[SeaBIOS] [PATCH v2, Ping] SMBIOS: Upgrade Type17 to v2.3, add Type2
Gabriel L. Somlo
gsomlo at gmail.com
Thu Feb 20 16:42:02 CET 2014
On Thu, Feb 20, 2014 at 10:38:04AM -0500, Gabriel L. Somlo wrote:
> On Thu, Feb 20, 2014 at 04:27:27PM +0100, Gerd Hoffmann wrote:
> > On Mi, 2014-02-19 at 15:40 -0500, Gabriel L. Somlo wrote:
> > > So I gave up on that relatively quickly, as there's no easy and
> > > convenient way to "harvest" a binary of just one table type from
> > > a host that works the way I want it... :(
> > "dmidecode --type 2" ?
> That doesn't work with --dump-bin, to get me something I could just
> load with "-smbios file=<foo>".
> On Wed, Feb 19, 2014 at 11:20:37PM +0100, Laszlo Ersek wrote:
> > If you want to export a new table whole-sale (SMBIOS_TABLE_ENTRY),
> > then
> > you don't have to modify SeaBIOS. However, in qemu:
> > - you either need to pass single-table blobs on the qemu command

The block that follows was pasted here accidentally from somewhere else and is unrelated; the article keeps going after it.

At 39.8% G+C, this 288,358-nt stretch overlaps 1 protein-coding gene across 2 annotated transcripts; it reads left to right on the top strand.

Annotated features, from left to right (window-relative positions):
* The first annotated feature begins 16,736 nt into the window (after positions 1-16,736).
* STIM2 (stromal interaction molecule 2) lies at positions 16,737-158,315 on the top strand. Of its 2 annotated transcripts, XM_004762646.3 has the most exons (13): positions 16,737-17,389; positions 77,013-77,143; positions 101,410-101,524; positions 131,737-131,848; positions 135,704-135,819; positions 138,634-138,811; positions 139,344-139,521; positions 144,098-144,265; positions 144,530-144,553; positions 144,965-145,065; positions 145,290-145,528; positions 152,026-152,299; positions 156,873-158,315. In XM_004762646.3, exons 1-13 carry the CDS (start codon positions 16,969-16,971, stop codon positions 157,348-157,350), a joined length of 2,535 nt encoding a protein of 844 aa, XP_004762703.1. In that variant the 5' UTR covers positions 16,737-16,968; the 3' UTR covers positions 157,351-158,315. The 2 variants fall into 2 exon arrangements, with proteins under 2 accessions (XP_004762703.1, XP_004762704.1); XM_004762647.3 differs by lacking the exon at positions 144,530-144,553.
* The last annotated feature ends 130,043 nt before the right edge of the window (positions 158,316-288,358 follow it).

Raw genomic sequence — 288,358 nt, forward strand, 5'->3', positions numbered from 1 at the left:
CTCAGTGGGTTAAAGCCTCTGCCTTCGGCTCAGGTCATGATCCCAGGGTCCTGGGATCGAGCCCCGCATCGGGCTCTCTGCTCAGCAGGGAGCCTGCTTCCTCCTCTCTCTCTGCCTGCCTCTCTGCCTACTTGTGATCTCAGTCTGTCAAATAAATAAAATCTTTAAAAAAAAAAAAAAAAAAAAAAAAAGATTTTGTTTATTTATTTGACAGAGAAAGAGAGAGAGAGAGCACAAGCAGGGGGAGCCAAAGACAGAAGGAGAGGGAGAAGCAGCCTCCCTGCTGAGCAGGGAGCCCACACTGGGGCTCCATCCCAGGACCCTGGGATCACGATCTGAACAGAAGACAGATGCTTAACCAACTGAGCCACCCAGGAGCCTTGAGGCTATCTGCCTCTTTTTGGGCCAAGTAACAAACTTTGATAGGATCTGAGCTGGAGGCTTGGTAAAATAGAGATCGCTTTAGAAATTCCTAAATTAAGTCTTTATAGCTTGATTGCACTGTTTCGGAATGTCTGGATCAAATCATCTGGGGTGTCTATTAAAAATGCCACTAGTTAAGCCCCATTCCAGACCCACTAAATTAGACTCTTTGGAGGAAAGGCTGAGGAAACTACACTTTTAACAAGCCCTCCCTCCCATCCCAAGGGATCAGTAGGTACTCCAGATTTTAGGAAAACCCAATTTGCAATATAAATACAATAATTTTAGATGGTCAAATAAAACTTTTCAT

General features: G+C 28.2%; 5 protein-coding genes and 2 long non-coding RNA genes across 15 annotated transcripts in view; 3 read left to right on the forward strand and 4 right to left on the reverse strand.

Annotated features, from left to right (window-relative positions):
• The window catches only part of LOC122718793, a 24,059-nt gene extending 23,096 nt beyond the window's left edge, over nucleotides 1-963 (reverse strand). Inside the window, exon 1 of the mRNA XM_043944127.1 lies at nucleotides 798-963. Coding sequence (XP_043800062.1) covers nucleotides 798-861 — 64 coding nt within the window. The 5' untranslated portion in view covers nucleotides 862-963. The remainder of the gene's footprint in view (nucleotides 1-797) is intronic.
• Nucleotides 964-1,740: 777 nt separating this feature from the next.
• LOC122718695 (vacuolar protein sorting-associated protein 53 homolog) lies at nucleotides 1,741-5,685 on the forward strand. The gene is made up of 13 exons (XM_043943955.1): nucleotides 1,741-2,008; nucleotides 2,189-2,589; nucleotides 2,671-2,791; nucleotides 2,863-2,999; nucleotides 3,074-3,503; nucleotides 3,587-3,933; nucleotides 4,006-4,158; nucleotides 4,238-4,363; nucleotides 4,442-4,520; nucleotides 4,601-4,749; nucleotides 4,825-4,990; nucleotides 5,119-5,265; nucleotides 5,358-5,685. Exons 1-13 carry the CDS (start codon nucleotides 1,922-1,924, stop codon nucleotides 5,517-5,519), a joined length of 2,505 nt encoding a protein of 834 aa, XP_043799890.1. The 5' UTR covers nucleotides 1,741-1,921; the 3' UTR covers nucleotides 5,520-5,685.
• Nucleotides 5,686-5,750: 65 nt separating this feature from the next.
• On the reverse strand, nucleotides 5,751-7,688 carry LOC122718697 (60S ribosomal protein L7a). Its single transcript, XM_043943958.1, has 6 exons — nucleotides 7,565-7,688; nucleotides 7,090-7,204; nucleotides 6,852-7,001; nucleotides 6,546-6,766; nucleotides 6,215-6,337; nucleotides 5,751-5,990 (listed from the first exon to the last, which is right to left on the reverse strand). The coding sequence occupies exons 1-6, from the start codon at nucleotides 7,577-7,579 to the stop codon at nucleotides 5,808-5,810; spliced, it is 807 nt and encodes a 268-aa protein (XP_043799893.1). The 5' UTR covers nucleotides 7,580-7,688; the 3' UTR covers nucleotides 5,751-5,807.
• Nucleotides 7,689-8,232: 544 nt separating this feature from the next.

> > line, or
> > - patch qemu so that it internally prepares the *complete* table for
> > the
> > boot firmware (meaning you must encode knowledge about formatted vs.
> > unformatted fields in qemu -- you must set up the unformatted area
> > and
> > the string indices yourself). (*)
> > You have to encode the formatted vs. unformatted knowledge
> > *somewhere*.
> > You can push it around (qemu command line, qemu code, seabios code),
> > but
> > you have to encode it explicitly somewhere.
> > (Writing the SMBIOS patches for OVMF (type0 and type1) took me three
> > days of *uninterrupted* misery ^W coding.)
> > Preferably, (*) should be implemented, because then SeaBIOS and OVMF
> > can
> > both profit immediately. O:-)
> At this point, the question is "cut'n'paste from SeaBIOS" vs. rewrite
> the table generation routines from scratch in QEMU? I remember ACPI
> was mostly cut'n'pasted into QEMU, so would that be an OK starting
> point for SMBIOS as well ? I looked at licenses, and the SeaBIOS
> smbios.c file is gplv3, whereas the current smbios.c in QEMU is some
> combination of gplv2 and gplv2+. Any thoughts on whether that's a
> problem, legally speaking ?
s/gplv3/lgplv3/, but same question :)
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